In accordance with one important aspect of the invention, a plurality of holes are provided extending from the slots retaining the strip seals to the portion of the inner surface of the shroud encompassed by the containment cover. Thus the containment cover serves to manifold high pressure air to these holes and thence the slots retaining the strip seals.
In accordance with another important aspect of the invention, the sealing surfaces of the strip seal are intermittently relieved to regulate the leakage of high pressure cooling air across the seals. This leakage provides film cooling to the inner shroud.
FIG. 1 is a longitudinal cross-section of the turbine section of a gas turbine;
FIG. 2 shows a portion of the longitudinal cross-section of FIG. 1 in the vicinity of the first row vanes;
FIG. 3 is across-section taken through line 3--3 of FIG. 2 showing the inner shrouds of two adjacent vanes;
FIG. 4 is a cross-section of the inner shroud taken through line 4--4 of FIG. 2;
FIG. 5 is a perspective view of the strip seal.
Referring to the drawings, wherein like numerals represent like elements, there is illustrated in FIG. 1 a longitudinal section of the turbine portion of a gas turbine, showing the turbine cylinder 48 in which are contained alternating rows of stationary vanes and rotating blades. The arrows indicate the flow of hot gas through the turbine. As shown, the first row vanes 10 form the inlet to the turbine. Also shown are portions of the chamber 32 containing the combustion system and the duct 22 which directs the flow of hot gas from the combustion system to the turbine inlet. FIG. 2 shows an enlarged view of a portion of the turbine section in the vicinity of the first row vanes 10. As illustrated, the invention applies preferably to providing cooling air to the first row of shrouds, but is applicable to the other rows as well. At the radially outboard end of each vane is an outer shroud 11 and at the inboard end is an inner shroud 12. Each inner shroud has two approximately axially oriented edges 50 and front and rear circumferentially oriented edges. A plurality of vanes 10 are arrayed circumferentially around the annular flow section of the turbine. The inner and outer shrouds of each vane nearly abut those of the adjacent vane so that, when combined over the entire row, the shrouds form a short axial section of the gas path annulus. However, there are small circumferential gaps 44 between the approximately axially oriented edges 50 of each inner shroud and the adjacent inner shrouds, as seen in FIG. 4. A housing 20 encases the rotating shaft in the vicinity of the first row vanes. Support rails 16 emanating radially inward from each inner shroud support the vane against this housing.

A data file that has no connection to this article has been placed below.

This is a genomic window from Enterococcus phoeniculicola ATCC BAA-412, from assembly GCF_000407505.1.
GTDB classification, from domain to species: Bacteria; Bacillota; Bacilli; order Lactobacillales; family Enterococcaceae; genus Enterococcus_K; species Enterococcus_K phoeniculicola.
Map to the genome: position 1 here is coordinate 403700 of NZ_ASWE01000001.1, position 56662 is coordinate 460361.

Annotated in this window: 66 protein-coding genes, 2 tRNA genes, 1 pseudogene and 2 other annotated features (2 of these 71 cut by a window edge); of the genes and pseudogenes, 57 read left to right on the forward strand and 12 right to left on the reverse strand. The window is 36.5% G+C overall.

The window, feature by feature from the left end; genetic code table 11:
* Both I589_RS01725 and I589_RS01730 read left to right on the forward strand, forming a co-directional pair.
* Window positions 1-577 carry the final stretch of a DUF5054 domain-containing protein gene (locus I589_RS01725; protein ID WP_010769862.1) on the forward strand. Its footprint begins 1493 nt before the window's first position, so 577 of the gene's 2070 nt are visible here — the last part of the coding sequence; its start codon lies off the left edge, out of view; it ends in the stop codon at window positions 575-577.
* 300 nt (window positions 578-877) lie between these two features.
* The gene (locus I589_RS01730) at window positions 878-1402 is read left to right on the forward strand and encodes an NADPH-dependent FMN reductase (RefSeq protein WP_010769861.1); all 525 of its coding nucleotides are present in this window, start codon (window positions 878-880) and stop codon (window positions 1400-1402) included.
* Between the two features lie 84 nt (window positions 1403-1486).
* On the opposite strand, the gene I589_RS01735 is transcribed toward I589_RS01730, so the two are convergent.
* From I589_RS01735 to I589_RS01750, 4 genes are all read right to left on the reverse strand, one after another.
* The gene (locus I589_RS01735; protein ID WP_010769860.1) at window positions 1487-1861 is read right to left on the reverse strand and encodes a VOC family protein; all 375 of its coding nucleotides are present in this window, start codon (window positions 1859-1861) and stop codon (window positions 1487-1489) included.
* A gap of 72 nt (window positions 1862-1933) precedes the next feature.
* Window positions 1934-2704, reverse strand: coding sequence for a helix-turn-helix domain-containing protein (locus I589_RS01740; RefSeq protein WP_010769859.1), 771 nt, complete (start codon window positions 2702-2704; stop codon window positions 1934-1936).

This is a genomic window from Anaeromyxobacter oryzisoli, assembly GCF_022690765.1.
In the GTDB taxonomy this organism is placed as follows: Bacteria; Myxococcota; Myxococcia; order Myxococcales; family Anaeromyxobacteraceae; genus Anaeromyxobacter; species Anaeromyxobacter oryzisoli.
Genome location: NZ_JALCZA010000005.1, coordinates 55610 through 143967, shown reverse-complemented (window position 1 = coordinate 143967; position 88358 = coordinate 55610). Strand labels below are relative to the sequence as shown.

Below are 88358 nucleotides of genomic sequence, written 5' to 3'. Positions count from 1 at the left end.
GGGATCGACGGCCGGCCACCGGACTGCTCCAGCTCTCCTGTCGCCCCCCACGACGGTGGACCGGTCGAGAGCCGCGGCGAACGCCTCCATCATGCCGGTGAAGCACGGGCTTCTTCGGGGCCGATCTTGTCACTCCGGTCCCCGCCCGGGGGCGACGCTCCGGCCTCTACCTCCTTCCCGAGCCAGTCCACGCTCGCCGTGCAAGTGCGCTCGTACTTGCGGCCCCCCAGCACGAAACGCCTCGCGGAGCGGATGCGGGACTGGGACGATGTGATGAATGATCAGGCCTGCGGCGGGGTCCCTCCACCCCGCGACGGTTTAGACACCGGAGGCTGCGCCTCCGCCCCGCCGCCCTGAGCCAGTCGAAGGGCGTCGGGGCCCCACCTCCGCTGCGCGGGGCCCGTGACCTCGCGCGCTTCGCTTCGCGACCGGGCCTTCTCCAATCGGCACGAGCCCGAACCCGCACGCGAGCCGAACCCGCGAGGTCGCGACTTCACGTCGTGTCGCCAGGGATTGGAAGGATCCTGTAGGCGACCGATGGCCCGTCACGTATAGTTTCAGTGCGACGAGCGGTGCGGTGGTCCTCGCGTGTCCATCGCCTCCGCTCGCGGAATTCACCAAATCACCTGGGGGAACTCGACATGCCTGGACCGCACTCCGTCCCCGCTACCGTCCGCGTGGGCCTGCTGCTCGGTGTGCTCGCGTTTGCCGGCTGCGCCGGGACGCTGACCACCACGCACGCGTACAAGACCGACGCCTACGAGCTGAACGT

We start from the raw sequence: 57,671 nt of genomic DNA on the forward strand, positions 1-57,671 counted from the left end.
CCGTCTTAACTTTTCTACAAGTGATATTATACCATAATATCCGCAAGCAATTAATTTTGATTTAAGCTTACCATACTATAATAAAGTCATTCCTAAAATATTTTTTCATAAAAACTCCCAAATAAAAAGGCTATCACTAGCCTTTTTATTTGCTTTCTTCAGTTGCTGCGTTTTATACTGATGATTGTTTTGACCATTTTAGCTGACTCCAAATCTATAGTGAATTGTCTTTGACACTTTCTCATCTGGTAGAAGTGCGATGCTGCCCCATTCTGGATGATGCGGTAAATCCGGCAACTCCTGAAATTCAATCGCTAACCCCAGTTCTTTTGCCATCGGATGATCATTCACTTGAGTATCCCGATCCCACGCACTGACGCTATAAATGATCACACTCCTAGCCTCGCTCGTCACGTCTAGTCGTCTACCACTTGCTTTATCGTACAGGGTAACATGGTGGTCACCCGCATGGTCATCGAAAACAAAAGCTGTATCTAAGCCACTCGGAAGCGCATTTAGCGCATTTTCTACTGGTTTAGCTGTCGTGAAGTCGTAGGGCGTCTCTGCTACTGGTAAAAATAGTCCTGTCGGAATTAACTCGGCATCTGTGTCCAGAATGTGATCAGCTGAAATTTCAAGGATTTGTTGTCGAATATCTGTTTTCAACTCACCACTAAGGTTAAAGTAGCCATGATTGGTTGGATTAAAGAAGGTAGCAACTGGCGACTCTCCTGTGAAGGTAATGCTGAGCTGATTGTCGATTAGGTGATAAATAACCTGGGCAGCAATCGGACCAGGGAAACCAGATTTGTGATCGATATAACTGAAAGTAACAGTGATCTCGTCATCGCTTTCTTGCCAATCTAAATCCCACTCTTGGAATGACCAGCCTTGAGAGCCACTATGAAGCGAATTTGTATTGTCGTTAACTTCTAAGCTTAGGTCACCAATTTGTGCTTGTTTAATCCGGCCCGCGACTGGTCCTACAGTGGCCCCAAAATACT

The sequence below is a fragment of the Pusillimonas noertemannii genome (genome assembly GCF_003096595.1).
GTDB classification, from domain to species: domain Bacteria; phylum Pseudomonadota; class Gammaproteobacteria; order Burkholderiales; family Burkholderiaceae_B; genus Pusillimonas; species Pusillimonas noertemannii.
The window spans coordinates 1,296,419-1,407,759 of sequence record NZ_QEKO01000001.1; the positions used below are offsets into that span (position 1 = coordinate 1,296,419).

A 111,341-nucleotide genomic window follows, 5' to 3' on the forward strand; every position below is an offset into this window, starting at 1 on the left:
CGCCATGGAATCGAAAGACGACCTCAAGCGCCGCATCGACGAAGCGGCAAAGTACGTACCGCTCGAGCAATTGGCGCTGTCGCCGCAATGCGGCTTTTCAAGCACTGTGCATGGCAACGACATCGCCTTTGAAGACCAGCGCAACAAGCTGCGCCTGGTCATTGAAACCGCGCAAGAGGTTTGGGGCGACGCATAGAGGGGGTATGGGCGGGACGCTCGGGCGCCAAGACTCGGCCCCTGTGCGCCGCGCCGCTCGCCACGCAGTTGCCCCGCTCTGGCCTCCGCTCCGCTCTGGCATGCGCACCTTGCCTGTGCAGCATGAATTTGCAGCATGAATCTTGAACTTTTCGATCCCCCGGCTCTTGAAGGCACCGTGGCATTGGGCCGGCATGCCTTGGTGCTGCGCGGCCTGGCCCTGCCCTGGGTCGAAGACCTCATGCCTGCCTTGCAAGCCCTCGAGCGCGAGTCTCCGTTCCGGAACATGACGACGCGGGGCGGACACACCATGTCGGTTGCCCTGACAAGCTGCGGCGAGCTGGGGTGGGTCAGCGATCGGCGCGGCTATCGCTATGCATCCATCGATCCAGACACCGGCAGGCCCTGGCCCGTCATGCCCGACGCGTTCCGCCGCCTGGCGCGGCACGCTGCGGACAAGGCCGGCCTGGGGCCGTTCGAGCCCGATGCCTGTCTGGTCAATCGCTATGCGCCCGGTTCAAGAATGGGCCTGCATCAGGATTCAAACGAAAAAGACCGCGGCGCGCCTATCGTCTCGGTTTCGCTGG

High pressure air from the discharge of the compressor flows within the chamber 32 prior to its introduction into the combustion system. This high pressure air flows freely into a shroud cavity 24 formed between the inner surface of inner shrouds 12 and the shaft housing 20. Rotating blades 28 are affixed to a rotating disc 30 adjacent to the vanes. A gap 46 is formed between the down stream edge of the shroud 12 and the face of the adjacent disc 30. The support rails 16 provide a radial barrier to leakage of the high pressure air downstream by preventing it from flowing through the shroud cavity 24 and into the hot gas flow through the gap 46.